Betty Smith's other books are pretty good too.

All three of these books have had a profound influence upon me.
"And thus the whirligig of time brings in his
revenges." -- Feste, Twelfth Night by William Shakespeare.

Native Texan, Marylander currently

Betelnut

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Re: Favorite book of all time
« Reply #19 on: October 20, 2012, 08:52:29 PM »
A few years ago there was a fun Facebook game.  Here is the game and my 15 books.

15 Books in 15 Minutes:

Rules: Don't take too long to think about it. List 15 books you've read that will always stick with you. They should be the first 15 you can recall in no more than 15 minutes. Tag 15 friends, including me, because I'm interested in seeing what books my friends choose. (To do this, go to your Notes tab on your Profile page, paste these rules in a new Note, cast your 15 picks, and tag people in the Note, upper right hand side.)

In no special order--


1. In the Shadow of Man--Jane Goodall
2. To Kill a Mockingbird -- Harper Lee
3. A Tree Grows in Brooklyn -- Betty Smith
3. The Flounder -- Gunter Grass
4. Why People Believe Weird Things -- Michael Shermer
5. Cult Movies 1,2,3 -- Danny Peary
6. The Complete Far Side, 1980-1994 -- Gary Larson
7. The Leopard -- Giuseppe Tomasi di Lampedusa
8. Another Roadside Attraction -- Tom Robbins
9. Fahrenheit 451 -- Ray Bradbury
10. Time Enough for Love -- Robert Heinlein
11. How the Mind Works -- Steven Pinker
12. The Story of Doctor Dolittle -- Hugh Lofting
13. The Lord of the Rings -- JRR Tolkien
14. A Christmas Carol -- Charles Dickens
15. Little Women -- Louisa May Alcott
"And thus the whirligig of time brings in his
revenges." -- Feste, Twelfth Night by William Shakespeare.

Native Texan, Marylander currently

sourwolf

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Re: Favorite book of all time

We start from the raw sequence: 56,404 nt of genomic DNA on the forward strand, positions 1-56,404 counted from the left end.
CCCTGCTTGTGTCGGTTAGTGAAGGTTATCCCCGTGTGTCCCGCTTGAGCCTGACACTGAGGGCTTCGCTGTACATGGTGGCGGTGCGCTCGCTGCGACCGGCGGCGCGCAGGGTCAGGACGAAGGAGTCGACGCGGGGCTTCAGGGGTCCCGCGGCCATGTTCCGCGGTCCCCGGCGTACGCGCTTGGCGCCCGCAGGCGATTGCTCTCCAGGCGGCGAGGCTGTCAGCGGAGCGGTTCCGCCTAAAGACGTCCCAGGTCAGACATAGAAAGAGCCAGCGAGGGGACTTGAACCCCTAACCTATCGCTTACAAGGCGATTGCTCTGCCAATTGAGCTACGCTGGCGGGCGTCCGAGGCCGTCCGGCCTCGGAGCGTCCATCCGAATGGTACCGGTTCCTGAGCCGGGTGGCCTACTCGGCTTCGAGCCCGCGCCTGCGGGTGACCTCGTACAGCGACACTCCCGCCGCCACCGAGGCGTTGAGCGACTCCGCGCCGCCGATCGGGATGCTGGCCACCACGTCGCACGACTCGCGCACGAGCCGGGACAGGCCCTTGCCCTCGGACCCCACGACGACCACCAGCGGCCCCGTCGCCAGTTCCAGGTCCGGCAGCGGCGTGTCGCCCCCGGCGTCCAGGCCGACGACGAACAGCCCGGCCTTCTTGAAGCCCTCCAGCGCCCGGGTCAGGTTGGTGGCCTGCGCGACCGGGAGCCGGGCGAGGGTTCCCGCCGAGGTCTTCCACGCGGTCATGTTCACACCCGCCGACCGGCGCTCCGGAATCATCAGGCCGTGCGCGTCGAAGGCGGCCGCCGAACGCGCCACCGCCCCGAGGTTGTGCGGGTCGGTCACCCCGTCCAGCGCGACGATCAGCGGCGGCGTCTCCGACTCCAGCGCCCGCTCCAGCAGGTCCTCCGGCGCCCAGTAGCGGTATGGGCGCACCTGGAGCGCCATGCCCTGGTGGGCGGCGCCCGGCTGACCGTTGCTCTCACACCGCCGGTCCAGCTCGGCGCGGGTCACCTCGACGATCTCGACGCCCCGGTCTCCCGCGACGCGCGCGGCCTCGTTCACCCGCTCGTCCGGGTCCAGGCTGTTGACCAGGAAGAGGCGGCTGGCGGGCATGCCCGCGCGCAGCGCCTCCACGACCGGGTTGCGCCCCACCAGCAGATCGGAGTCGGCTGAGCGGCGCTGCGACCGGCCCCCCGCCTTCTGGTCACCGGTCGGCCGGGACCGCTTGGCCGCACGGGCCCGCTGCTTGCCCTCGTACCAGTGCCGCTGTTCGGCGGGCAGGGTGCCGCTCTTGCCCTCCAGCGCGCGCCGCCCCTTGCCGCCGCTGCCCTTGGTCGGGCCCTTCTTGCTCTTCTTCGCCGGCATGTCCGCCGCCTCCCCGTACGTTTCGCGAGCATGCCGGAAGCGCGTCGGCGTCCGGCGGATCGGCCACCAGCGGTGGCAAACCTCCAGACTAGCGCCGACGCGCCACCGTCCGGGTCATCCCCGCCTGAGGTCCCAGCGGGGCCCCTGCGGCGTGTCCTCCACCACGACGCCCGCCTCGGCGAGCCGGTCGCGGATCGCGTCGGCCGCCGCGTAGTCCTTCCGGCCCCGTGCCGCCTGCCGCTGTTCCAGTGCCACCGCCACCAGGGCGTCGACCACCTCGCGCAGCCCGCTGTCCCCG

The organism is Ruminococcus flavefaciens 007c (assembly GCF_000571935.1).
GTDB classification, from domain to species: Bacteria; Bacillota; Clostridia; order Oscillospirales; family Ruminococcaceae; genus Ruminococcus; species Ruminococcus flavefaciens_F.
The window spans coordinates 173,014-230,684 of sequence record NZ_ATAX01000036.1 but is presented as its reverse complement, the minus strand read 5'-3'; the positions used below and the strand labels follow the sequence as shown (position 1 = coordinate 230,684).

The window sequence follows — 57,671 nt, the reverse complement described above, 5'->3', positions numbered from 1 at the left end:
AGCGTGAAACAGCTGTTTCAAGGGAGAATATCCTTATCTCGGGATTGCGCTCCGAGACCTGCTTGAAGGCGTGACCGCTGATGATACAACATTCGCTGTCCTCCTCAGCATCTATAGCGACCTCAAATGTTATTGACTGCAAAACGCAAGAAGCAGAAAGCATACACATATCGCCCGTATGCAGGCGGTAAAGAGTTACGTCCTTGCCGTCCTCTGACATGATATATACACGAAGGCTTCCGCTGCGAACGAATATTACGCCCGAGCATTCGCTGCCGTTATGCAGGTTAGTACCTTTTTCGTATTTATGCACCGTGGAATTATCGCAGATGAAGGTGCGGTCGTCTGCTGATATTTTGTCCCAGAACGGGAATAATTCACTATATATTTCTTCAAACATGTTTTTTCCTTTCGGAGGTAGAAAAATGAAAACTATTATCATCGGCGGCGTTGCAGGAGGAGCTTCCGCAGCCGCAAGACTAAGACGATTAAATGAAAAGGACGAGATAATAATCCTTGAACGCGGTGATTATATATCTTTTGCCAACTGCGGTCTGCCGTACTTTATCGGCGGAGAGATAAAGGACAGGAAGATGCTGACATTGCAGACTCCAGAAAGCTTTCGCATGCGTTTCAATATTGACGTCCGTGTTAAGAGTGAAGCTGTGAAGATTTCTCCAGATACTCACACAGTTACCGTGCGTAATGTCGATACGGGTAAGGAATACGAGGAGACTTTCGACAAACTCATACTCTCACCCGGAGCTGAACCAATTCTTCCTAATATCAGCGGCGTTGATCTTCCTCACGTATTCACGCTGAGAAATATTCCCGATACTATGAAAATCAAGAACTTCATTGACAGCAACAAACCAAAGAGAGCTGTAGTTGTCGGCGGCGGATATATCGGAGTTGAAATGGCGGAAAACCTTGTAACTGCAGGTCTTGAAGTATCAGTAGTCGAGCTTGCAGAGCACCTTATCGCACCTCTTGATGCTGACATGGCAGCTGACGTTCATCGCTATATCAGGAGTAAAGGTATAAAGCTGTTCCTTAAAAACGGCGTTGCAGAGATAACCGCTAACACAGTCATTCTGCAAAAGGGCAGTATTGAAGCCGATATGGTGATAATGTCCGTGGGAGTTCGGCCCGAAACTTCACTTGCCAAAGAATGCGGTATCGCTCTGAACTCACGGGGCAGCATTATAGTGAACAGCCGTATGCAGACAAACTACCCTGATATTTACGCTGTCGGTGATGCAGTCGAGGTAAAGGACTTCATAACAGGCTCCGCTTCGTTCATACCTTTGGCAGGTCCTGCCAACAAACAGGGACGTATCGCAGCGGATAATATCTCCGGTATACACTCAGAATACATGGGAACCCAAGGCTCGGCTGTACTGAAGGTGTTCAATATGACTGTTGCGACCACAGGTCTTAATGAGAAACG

« Reply #20 on: October 20, 2012, 10:00:39 PM »
Ha, you guys have cool stuff. Mine has to be "A Tree Grows in Brooklyn." The themes, the characters, the descriptions were incredibly rich and satisfying.

Boo!  You said mine already!  Written by Betty Smith.

More synopsis.  It is a coming-of-age story of a girl from (guessing here) about 8 to 18 or so during Depression-era Brooklyn.  As Finecabernet says, the descriptions of the characters and the place are amazing.  So many little vignettes are linked together to form a story that captures a time and a place but at the same time it is the story of a unique person and family.  I've probably read it 10-15 times.

Other favorites (yes, cheating here):  To Kill a Mockingbird by Harper Lee and A Christmas Carol by Charles Dickens. 

Betty Smith's other books are pretty good too.

All three of these books have had a profound influence upon me.

This is one of my favorite too, but you were off on the dates a little bit. It's actually the ten years or so prior WW1, with one of the last scene's being Francie's reaction to the newspaper announcing the war.

rose red

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Re: Favorite book of all time
« Reply #21 on: October 20, 2012, 10:06:11 PM »
Add me to A Tree Grows in Brooklyn.  To me, it is the book version of comfort food.

QueenofAllThings

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Re: Favorite book of all time
« Reply #22 on: October 20, 2012, 10:10:01 PM »
Sharinita has it - To Kill a Mockingbird.  hands down.